“It doesn’t matter if Mother Teresa came back from the dead and called him. He does not vote for. He was never going to. Johnson then added, “It will pass.”

The first real test will come early this week when the House Rules Committee meets to debate and vote on whether to pass the deal for full consideration in the House. Leaders hope the full vote could take place as early as Wednesday.

This low-key committee could sink or save the Biden-McCarthy deal

The rules committee is made up of four Democrats and nine Republicans, three of whom reflect the Freedom Caucus’ staunch conservatism. Reps. Ralph Norman (RS.C.) and Chip Roy (R-Tex.) have already voiced their opposition to the deal, putting the onus on Rep. Thomas Massie (R-Ky.) to provide the vote needed to pass the bill out of committee assuming all Democrats vote against it and McCarthy’s six allies support it.

Massie said he remains undecided, citing his ‘need to see text’, but the bill includes a major proposal he introduced this year that would put in place a procedural mechanism forcing Congress to approve all 12 bills. credit law. If Congress is unable to pass the 12 funding bills, the federal government would continue to operate on the previous year’s allocation minus a 1% cut – all Freedom members’ key demands Caucus in exchange for their votes to support McCarthy as president. It is unclear whether Democrats on the House Rules Committee would support the bill.

More broadly, Democrats have been worried for weeks that the White House has not defended their priorities and even Sunday struggled to figure out if there will be enough support to push him through their ranks.

Rep. Pramila Jayapal (D-Wash.), who chairs the Congressional Progressive Caucus, said on CNN’s “State of the Union.” that the White House should consider whether it can rally the roughly 100 caucus members. She was unsure if she would support the deal as she hasn’t seen it in writing but is “unhappy with some of the things I hear about”. Specifically, Jayapal criticized the new work requirements for some people who receive federal food assistance, calling it “bad policy.”

The New Democrat Coalition, a group of about 100 pragmatic and moderate House Democrats, said in a statement on Sunday that its members will work with the White House and Democratic leaders to ensure there is enough support. from their colleagues to send the bill to the Senate.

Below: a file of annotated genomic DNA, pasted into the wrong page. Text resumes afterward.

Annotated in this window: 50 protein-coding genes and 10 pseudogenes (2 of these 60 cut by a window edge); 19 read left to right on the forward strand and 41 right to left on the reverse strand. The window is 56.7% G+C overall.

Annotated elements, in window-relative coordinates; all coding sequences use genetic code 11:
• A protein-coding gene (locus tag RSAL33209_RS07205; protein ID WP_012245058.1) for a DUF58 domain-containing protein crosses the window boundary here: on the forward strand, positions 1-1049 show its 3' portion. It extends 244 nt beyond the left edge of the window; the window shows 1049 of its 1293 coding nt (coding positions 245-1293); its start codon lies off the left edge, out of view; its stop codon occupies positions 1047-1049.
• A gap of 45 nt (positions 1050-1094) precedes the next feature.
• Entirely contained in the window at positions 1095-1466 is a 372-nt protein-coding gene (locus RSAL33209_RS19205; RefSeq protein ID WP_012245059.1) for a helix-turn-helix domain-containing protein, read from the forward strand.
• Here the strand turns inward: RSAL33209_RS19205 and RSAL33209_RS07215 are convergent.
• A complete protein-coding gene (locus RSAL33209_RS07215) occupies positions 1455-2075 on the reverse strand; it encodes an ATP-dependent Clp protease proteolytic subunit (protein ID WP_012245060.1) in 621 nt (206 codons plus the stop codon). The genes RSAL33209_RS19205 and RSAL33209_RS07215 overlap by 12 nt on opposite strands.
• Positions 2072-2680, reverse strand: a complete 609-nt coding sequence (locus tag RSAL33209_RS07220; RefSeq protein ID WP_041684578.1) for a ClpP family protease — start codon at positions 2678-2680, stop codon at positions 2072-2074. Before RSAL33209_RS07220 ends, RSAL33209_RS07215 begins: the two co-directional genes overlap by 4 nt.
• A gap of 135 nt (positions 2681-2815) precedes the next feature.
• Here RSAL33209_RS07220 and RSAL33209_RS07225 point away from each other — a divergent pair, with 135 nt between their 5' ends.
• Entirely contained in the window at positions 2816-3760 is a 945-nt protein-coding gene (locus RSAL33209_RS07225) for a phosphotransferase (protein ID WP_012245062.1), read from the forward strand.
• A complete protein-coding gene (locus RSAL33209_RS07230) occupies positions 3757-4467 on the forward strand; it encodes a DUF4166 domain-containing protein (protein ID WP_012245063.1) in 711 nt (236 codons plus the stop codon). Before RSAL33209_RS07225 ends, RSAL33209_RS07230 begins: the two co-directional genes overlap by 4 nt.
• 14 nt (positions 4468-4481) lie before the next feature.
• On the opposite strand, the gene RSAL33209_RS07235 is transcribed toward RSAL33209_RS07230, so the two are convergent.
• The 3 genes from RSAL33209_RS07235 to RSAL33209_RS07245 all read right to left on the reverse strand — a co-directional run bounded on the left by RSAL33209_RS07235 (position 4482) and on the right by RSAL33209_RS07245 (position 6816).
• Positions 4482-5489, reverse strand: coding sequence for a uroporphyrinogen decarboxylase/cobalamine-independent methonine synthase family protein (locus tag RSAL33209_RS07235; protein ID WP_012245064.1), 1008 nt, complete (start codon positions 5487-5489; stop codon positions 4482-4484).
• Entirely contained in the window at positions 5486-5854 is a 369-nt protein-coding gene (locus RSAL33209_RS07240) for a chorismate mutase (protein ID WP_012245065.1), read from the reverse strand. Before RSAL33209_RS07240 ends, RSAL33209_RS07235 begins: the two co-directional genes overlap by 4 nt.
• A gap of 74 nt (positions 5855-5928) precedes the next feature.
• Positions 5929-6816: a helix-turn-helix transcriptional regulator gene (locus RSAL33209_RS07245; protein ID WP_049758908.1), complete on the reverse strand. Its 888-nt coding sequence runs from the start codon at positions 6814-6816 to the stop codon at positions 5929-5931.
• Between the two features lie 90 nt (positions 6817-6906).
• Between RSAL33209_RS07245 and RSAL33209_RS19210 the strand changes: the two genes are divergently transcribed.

“We want to be clear — our members pledge to uphold the full faith and credit of the United States,” said Rep. Ann Kuster (DN.H.), who chairs the group.

What’s in the McCarthy-Biden deal to lift the debt ceiling? Here are 6 takeaways.

Rep. James E. Clyburn (DS.C.), who serves as House Democrats’ aide leader, said on MSNBC that the work requirement changes are “a pretty good compromise,” a surprisingly different tone from that used by a majority of Democrats who are uniformly against any new proposals. Clyburn said he spoke two days ago with Biden, who told him he would compromise on able-bodied workers “but not compassion,” referring to expanded food stamp eligibility for homeless and veterans.

“That’s the kind of person Joe Biden is,” he said. “A little process, but more compassion.”

Jayapal criticized Republicans for the long and acrimonious process that led to the agreement. “You have to ask yourself, ‘Why all this drama?’ Because they didn’t get what they said they wanted,” Jayapal said.

When asked what Republicans had to give up to get this deal, Johnson insisted: Nothing.

“That’s what’s amazing to me,” Johnson said. “There were no victories for the Democrats” and “There is nothing about passing this bill that will be more liberal or more progressive than it is today. is a remarkable conservative achievement.

Meanwhile in the Senate, where at least nine Republican senators will need to join the 51-member Democratic caucus to send the bill to Biden’s office, support also appears uncertain.

“I won’t pass the Biden defense budget and call it a success,” fumed Sen. Lindsey O. Graham (RS.C.) on “Fox News Sunday.”

Senator JD Vance (R-Ohio) retweeted Roy’s tweet criticizing the deal, and added that the more he learns, “the more bad news I think it is”.

The White House will also have to persuade its party members in the upper house. Sen. Chris Murphy (D-Conn.) said on MSNBC, “We are still learning the details of this agreement” and “I will reserve judgment until I read it.”

The lack of legislative text has left much to the interpretation of both sides, presenting the looming challenge that leaders and key allies will have to strive to overcome.

Writing in “Fox News Sunday,” Rep. Jim Himes (D-Conn.) said he was unconvinced that a deal could garner enough votes after pointing out that the Freedom Caucus had publicly “obliterated the deal” and predicted that his Liberal colleagues would loudly denounce the bill. during the call with White House officials on Sunday.

“I hope I’m wrong in my pessimistic prognosis that this could be a disaster,” he said.

Tony Romm, Jeff Stein, Meryl Kornfield and Toluse Olorunnipa contributed reporting.